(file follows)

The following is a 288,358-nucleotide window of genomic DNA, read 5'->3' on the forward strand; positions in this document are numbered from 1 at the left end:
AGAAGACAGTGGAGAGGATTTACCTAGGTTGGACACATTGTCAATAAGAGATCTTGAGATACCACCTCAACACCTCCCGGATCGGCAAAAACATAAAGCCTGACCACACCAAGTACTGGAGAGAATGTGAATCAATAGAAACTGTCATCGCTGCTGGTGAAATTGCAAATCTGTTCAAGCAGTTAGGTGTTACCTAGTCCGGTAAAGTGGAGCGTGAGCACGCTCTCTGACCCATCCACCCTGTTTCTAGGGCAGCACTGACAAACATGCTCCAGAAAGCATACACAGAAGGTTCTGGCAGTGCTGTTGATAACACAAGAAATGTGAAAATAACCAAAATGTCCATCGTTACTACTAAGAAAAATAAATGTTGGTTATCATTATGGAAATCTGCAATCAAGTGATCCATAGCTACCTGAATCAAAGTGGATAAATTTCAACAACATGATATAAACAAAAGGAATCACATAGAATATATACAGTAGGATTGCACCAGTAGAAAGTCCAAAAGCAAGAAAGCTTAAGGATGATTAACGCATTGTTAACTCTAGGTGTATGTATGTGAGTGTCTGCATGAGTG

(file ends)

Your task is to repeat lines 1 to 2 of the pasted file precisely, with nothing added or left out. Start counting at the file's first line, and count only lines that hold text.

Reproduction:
The following is a 288,358-nucleotide window of genomic DNA, read 5'->3' on the forward strand; positions in this document are numbered from 1 at the left end:
AGAAGACAGTGGAGAGGATTTACCTAGGTTGGACACATTGTCAATAAGAGATCTTGAGATACCACCTCAACACCTCCCGGATCGGCAAAAACATAAAGCCTGACCACACCAAGTACTGGAGAGAATGTGAATCAATAGAAACTGTCATCGCTGCTGGTGAAATTGCAAATCTGTTCAAGCAGTTAGGTGTTACCTAGTCCGGTAAAGTGGAGCGTGAGCACGCTCTCTGACCCATCCACCCTGTTTCTAGGGCAGCACTGACAAACATGCTCCAGAAAGCATACACAGAAGGTTCTGGCAGTGCTGTTGATAACACAAGAAATGTGAAAATAACCAAAATGTCCATCGTTACTACTAAGAAAAATAAATGTTGGTTATCATTATGGAAATCTGCAATCAAGTGATCCATAGCTACCTGAATCAAAGTGGATAAATTTCAACAACATGATATAAACAAAAGGAATCACATAGAATATATACAGTAGGATTGCACCAGTAGAAAGTCCAAAAGCAAGAAAGCTTAAGGATGATTAACGCATTGTTAACTCTAGGTGTATGTATGTGAGTGTCTGCATGAGTG